The annual Esri Young Scholar Award promotes geospatial science as a career and lifestyle choice for Australian university students – fuelling greater interest in an industry that’s helping shape the future.
Put simply: it's no longer considered a ‘niche’ technology.
Over the past two decades, GIS has rapidly evolved into a centralised system for the entire enterprise, and those with the skills to maximise its capabilities are increasingly in demand.
Past Esri Young Scholar Award (EYSA) recipients are aware of this rise, and have ridden the momentum to forge burgeoning careers in the geospatial industry.
Their winning projects analysed varied topics, including flood risk, public transport accessibility, native tree dieback and graffiti removal. They showcased the science and the benefits it can bring to the fore.
Yet, at the core of their past and present geospatial work still remains a sense of wonderment.
“When I dug deeper into geospatial science, I found it’s not just geography, it’s a much more powerful discipline than that – a science that puts you at the forefront of a changing world.” Grace Lin, 2014 EYSA winner.
“The realisation that it’s possible to take a bird’s eye view photo of any spot on Earth’s surface and do some cool analysis with it – that blew my mind.” Iurii Shendryk, 2016 EYSA winner.
During interviews for this post, geography was even referred to as “a party for all other sciences”.
“It underpins everything we do. It explains how everything relates to everything else in space on the earth, and in that sense it dictates some really important things for humans.” Billy Haworth, 2015 EYSA winner.
“Geography enables a smarter world by helping us plan and make decisions about the spatial dimensions of our planet. Without it we wouldn’t know where everything is, we would be much more disconnected, and we would most certainly be late for work.” Iurii Shendryk.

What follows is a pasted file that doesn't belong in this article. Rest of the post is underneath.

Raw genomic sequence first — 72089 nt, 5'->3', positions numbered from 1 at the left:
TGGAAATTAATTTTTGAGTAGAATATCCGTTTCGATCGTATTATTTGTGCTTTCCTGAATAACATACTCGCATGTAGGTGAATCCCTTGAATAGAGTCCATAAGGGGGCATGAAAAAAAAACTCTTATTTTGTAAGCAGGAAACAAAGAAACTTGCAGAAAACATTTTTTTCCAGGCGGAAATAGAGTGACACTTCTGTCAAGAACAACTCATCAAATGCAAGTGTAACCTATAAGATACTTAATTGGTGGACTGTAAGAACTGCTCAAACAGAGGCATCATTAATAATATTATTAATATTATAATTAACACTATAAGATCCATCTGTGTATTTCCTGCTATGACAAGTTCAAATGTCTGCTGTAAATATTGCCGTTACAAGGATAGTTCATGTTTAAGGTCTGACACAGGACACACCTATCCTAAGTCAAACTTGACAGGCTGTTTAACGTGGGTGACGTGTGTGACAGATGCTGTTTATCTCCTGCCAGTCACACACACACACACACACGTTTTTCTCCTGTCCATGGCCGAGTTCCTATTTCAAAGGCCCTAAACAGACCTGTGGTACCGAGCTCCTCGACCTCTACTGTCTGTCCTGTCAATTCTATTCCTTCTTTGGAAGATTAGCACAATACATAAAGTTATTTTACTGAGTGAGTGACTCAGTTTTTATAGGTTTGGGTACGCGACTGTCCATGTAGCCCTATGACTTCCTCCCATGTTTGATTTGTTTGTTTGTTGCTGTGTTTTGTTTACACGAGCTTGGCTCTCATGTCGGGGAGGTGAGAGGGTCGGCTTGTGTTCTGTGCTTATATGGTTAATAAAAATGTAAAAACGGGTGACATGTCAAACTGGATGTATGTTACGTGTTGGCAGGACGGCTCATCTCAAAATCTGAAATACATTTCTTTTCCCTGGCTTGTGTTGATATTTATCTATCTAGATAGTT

Introduced in 2013, the Esri Young Scholar Award shines a spotlight on the impressive work being done by geospatial students throughout Australia, and gives fledging GIS enthusiasts the opportunity to share their research project with the global geospatial community at the Esri User Conference (UC) in San Diego, which is attended annually by more than 16,000 people.
“The Esri UC opened my eyes to gaps in my GIS knowledge and skills, and motivated for me to go learn more. I was impressed to learn of so many ways people and projects are using spatial information, maps, and Esri tools to better understand and improve the world.” Billy Haworth.
“What excited me most about my trip to the UC was the opportunity to showcase my own research project to an international audience and connect with other Esri Young Scholars from around the world.” Rudolf Espada, 2013 EYSA winner.
And for the Young Scholars, opportunities to continue growing their GIS skillsets followed them back to Australia.
“I have leveraged tools I learned about at the UC in both my teaching and research work – for example, using the Collector app to map green space during workshop exercises with high school students, or sharing live data during conference presentations using Story Maps, and then giving delegates easy access to that information post-event.” Billy Haworth.
“The UC strengthened my existing GIS skills by introducing me to new products such as CityEngine, in addition to smart tools and workflows like Python and spatial pattern analysis. I was then able to put my knowledge into action during my research project, and subsequently my work as a university lecturer.” Rudolf Espada.
When discussing the role geospatial science will play in our future, the general consensus is it’s going to become all-pervasive in both traditional and non-traditional sectors.
“Not only will geospatial science underpin many public services, but the public will increasingly contribute to the collection and use of data in varied and unprecedented ways. Also, driverless cars!” Billy Haworth.
“The emerging field of geomedicine – which provides more precise understanding around the links between patient health and place of residence – will become common practice. At the same time, the near-future of geolocation, with millimetre-accurate GPS receivers, will enable us to find pinpoint locations and index-search our physical possessions.” Iurii Shendryk.
“Computer sciences and geospatial sciences won’t be separated in the near future. Geointelligence is the way of the future.” Grace Lin.
And as the field of geospatial science becomes increasingly ubiquitous, the potential reach of the work has created myriad career paths for students entering the field. Just one bit of advice:
“Don’t be too absorbed by the technology and data of geospatial science. Remember, the data represents ‘real’ things on earth, including people.” Billy Haworth.
The Esri Young Scholar Award is open to Australian university students currently studying geospatial sciences. If you’d like to submit a project, or you know someone who should, find out how you can get involved.